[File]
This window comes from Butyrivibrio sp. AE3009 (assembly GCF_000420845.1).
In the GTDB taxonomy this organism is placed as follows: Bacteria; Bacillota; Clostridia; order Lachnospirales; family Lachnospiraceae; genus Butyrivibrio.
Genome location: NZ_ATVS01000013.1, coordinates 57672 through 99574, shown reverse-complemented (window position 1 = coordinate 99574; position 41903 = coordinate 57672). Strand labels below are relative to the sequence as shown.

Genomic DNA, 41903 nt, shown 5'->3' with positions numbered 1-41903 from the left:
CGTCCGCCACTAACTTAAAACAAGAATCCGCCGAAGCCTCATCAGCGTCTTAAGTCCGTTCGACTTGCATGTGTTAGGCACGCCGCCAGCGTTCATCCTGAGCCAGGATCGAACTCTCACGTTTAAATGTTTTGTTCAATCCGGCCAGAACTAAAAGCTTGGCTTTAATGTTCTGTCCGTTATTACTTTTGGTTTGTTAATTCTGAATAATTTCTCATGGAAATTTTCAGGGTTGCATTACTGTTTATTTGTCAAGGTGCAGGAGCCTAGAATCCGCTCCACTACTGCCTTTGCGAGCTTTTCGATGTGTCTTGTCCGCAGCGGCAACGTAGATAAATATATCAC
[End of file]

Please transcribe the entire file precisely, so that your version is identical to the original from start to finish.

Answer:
This window comes from Butyrivibrio sp. AE3009 (assembly GCF_000420845.1).
In the GTDB taxonomy this organism is placed as follows: Bacteria; Bacillota; Clostridia; order Lachnospirales; family Lachnospiraceae; genus Butyrivibrio.
Genome location: NZ_ATVS01000013.1, coordinates 57672 through 99574, shown reverse-complemented (window position 1 = coordinate 99574; position 41903 = coordinate 57672). Strand labels below are relative to the sequence as shown.

Genomic DNA, 41903 nt, shown 5'->3' with positions numbered 1-41903 from the left:
CGTCCGCCACTAACTTAAAACAAGAATCCGCCGAAGCCTCATCAGCGTCTTAAGTCCGTTCGACTTGCATGTGTTAGGCACGCCGCCAGCGTTCATCCTGAGCCAGGATCGAACTCTCACGTTTAAATGTTTTGTTCAATCCGGCCAGAACTAAAAGCTTGGCTTTAATGTTCTGTCCGTTATTACTTTTGGTTTGTTAATTCTGAATAATTTCTCATGGAAATTTTCAGGGTTGCATTACTGTTTATTTGTCAAGGTGCAGGAGCCTAGAATCCGCTCCACTACTGCCTTTGCGAGCTTTTCGATGTGTCTTGTCCGCAGCGGCAACGTAGATAAATATATCAC